An interruption is only an opportunity when God shows up. What if it had been Thaddeus or Peter who had met the woman at the well. Would they have talked with her? Would they be so focused upon their pending lunch that they would ignore her like everyone else did? Would they have listened to the Holy Spirit, like Jesus did, to know what was going on in this woman’s life? Would they have even offered to help or requested help from her? No, they wouldn’t have because at that point they did not see the normal occasions of life, which are almost always interruptions, as opportunities to show God’s love and kindness.

If we wait for the perfect or the divine opportunity to show God’s love, we will miss every opportunity every time. This doesn’t mean that we speak of our faith at every moment regardless of what is going on. That is what Jesus condemned the Pharisees for. It is what the Church has done to the world with little effect. It’s what most of those street corner preachers do to the annoyance of everyone.

What we can do is show our faith through our attitudes and our actions. Faith isn’t just about the propositions we hold. It is about the truth and love of God lived out, in and through us as his daughters and sons. If we truly embraced who were are as children of God, co-heirs with Christ, then people will see the difference even before we open our mouths. Our actions, our compassion, our empathy, our listening will open the doors that our words – or the words of Christians of the past – hurled indiscriminately have closed. Our words will then have meaning and import.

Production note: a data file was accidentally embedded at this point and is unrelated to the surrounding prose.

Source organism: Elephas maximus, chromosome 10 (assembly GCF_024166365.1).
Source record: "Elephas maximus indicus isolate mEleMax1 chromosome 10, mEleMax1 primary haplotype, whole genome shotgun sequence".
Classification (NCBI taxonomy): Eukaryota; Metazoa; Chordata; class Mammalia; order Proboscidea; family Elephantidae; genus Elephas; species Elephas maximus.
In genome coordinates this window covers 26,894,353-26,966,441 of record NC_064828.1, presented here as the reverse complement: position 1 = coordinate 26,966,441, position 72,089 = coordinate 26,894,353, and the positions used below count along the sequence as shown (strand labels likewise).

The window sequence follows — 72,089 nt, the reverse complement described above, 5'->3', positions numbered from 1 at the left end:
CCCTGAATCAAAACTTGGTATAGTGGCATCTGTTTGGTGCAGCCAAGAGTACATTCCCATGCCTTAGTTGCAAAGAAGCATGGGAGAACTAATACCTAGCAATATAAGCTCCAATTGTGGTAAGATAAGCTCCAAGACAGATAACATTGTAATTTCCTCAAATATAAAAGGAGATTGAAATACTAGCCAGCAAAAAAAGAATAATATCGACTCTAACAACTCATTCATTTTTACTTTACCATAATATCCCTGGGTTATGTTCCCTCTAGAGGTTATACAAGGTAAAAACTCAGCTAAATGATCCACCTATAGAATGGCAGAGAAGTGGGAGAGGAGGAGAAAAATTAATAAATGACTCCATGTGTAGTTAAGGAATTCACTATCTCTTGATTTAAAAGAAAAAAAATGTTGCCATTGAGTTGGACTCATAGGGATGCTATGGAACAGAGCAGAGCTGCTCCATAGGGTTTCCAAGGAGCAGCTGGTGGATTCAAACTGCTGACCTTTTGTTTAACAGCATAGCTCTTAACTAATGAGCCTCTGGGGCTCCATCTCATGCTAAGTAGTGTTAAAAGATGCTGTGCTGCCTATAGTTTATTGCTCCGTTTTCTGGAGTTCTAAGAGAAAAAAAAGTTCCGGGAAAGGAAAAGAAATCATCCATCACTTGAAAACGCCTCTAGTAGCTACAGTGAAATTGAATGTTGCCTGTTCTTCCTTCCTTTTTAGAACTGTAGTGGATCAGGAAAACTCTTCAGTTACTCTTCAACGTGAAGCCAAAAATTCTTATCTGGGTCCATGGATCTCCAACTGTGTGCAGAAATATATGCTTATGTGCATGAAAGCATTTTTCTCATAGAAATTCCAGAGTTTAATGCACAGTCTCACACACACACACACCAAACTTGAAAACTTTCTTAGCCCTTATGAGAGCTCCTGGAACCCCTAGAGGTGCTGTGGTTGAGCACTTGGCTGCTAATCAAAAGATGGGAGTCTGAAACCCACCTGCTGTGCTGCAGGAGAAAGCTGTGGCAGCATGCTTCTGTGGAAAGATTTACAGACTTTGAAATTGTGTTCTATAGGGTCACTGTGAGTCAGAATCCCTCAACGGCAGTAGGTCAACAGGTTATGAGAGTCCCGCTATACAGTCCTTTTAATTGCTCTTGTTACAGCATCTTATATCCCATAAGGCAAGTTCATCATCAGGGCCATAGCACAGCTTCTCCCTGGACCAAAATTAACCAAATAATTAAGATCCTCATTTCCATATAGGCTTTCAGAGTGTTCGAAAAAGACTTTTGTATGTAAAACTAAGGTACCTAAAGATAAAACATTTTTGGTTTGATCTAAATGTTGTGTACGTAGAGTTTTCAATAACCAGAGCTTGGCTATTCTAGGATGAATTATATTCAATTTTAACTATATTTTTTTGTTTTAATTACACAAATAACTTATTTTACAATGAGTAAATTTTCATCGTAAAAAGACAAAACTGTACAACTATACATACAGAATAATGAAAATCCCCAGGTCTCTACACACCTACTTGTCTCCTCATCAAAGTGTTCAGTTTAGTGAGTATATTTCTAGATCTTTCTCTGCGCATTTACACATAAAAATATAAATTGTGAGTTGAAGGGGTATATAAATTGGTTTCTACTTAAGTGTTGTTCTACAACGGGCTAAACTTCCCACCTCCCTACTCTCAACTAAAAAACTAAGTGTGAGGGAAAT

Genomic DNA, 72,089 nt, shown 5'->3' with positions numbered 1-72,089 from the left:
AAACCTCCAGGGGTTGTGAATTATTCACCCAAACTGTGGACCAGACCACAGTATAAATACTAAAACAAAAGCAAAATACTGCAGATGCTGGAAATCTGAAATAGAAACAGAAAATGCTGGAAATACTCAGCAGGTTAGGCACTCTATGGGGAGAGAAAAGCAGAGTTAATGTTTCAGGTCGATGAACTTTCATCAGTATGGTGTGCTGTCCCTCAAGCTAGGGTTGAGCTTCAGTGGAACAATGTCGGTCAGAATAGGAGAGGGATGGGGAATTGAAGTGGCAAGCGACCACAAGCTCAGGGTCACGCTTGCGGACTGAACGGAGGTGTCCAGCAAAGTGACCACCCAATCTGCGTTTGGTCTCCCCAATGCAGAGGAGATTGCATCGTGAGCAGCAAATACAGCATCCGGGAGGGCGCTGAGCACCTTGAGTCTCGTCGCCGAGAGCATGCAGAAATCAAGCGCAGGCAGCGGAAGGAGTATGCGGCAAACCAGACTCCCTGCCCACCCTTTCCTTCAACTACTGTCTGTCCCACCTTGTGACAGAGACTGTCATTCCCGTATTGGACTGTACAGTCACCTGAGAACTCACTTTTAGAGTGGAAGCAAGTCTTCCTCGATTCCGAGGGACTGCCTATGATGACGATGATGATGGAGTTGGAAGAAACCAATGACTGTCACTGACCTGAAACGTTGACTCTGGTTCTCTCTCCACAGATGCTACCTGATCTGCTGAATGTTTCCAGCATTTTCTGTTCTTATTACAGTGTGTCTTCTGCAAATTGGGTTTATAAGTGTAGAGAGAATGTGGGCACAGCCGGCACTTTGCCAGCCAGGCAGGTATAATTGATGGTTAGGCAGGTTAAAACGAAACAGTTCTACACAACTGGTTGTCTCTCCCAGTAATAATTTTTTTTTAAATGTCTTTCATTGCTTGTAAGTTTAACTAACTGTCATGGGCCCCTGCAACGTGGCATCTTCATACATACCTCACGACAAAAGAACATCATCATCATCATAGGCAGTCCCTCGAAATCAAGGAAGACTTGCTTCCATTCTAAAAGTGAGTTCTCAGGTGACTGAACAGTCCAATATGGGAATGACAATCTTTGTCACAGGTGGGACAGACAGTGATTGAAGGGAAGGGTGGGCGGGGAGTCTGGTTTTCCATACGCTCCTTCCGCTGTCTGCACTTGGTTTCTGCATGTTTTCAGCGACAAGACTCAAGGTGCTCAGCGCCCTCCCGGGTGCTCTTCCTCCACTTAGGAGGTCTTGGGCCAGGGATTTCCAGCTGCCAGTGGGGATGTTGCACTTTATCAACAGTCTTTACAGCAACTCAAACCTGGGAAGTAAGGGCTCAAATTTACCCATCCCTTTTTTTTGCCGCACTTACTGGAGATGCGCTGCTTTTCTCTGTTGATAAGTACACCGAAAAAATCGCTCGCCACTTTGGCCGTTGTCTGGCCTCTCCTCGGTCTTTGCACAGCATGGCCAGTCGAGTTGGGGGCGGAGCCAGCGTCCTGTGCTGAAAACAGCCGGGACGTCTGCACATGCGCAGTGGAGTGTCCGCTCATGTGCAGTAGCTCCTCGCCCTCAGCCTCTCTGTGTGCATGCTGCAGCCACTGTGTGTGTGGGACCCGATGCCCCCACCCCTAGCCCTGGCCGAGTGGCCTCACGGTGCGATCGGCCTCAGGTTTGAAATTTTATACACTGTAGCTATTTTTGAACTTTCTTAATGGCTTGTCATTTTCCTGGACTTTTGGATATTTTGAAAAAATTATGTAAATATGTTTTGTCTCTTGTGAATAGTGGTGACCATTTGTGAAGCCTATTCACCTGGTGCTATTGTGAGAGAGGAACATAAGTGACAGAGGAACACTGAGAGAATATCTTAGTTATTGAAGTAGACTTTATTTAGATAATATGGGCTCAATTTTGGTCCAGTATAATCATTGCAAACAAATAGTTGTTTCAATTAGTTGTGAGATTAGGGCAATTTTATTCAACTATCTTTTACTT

So let me ask you, are your actions and attitudes toward the world ones that attract people or do they repel? Do you distract people with your vehement need to be right while the love of God gets trashed by your words? Are you more Pharisee than disciple? Are you more American than Christian? Are you living out your life as God’s child, bearing his name and identity like it was part of your DNA, or do you wear it like a coat that you can take on and off at will?

Are you seeing interruptions? Or are you seeing opportunities?

Beyond the Surface


The other night I and some friends were at Ravinia listening to YoYo Ma, the renowned cellist and all around good guy. It isn’t just his musicality that makes me such a fan, it is his character as he shares the praise and spotlight with those around him. A man who could have a justifiably enormous ego is a generous musician and seemingly regular person. His musical ability causes me to love his music, but it is his character that makes me like him as a person.

That night at Ravinia I volunteered to bring food. I love good food and while my skill isn’t quite up to par with my taste buds, I try. What is of far lesser importance to me is the presentation. If the food itself isn’t tasty, it doesn’t matter how pretty the presentation. Don’t get me wrong, I do like things nicely presented, but it is what is INSIDE the dish that matters most. So my walnut and goat cheese salad was served in a gallon size baggie, as was my couscous salad. We used red Solo cups and plastic silverware. There was nothing fancy about this meal, just good food with good friends.

As I think about that evening, the truth of this philosophy in all of my life hits home. Whether it is clothes, makeup or title, if the person is not someone of character and honor, there is nothing about them that will appeal to me. I can admire athleticism and beauty, but the real value of a person is not in those things. Celebrities hold very little appeal to me. What one does with their life for the sake of others is what matters, not how much media attention one gets.

“Charm is deceptive, and beauty is fleeting. But a woman who fears the Lord is to be praised.” This proverb holds just as true for men. The funny thing is that a woman or man who fears the Lord isn’t looking for praise at all. Rather they are looking to honor God and live their lives for his sake and for his kingdom.